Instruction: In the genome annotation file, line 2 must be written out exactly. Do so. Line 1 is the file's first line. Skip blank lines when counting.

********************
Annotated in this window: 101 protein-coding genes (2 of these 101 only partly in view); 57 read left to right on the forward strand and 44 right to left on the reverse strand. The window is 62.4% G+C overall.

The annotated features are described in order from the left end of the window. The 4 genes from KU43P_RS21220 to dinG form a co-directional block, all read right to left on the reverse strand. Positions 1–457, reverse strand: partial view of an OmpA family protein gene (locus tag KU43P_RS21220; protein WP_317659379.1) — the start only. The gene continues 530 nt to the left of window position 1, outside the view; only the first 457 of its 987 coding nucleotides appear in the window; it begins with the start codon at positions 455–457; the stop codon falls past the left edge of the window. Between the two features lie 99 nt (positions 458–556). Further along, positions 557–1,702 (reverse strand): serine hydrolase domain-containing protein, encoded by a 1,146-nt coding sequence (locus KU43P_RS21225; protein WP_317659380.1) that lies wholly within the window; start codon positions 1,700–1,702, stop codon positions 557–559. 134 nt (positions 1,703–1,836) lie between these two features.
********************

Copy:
The annotated features are described in order from the left end of the window. The 4 genes from KU43P_RS21220 to dinG form a co-directional block, all read right to left on the reverse strand. Positions 1–457, reverse strand: partial view of an OmpA family protein gene (locus tag KU43P_RS21220; protein WP_317659379.1) — the start only. The gene continues 530 nt to the left of window position 1, outside the view; only the first 457 of its 987 coding nucleotides appear in the window; it begins with the start codon at positions 455–457; the stop codon falls past the left edge of the window. Between the two features lie 99 nt (positions 458–556). Further along, positions 557–1,702 (reverse strand): serine hydrolase domain-containing protein, encoded by a 1,146-nt coding sequence (locus KU43P_RS21225; protein WP_317659380.1) that lies wholly within the window; start codon positions 1,700–1,702, stop codon positions 557–559. 134 nt (positions 1,703–1,836) lie between these two features.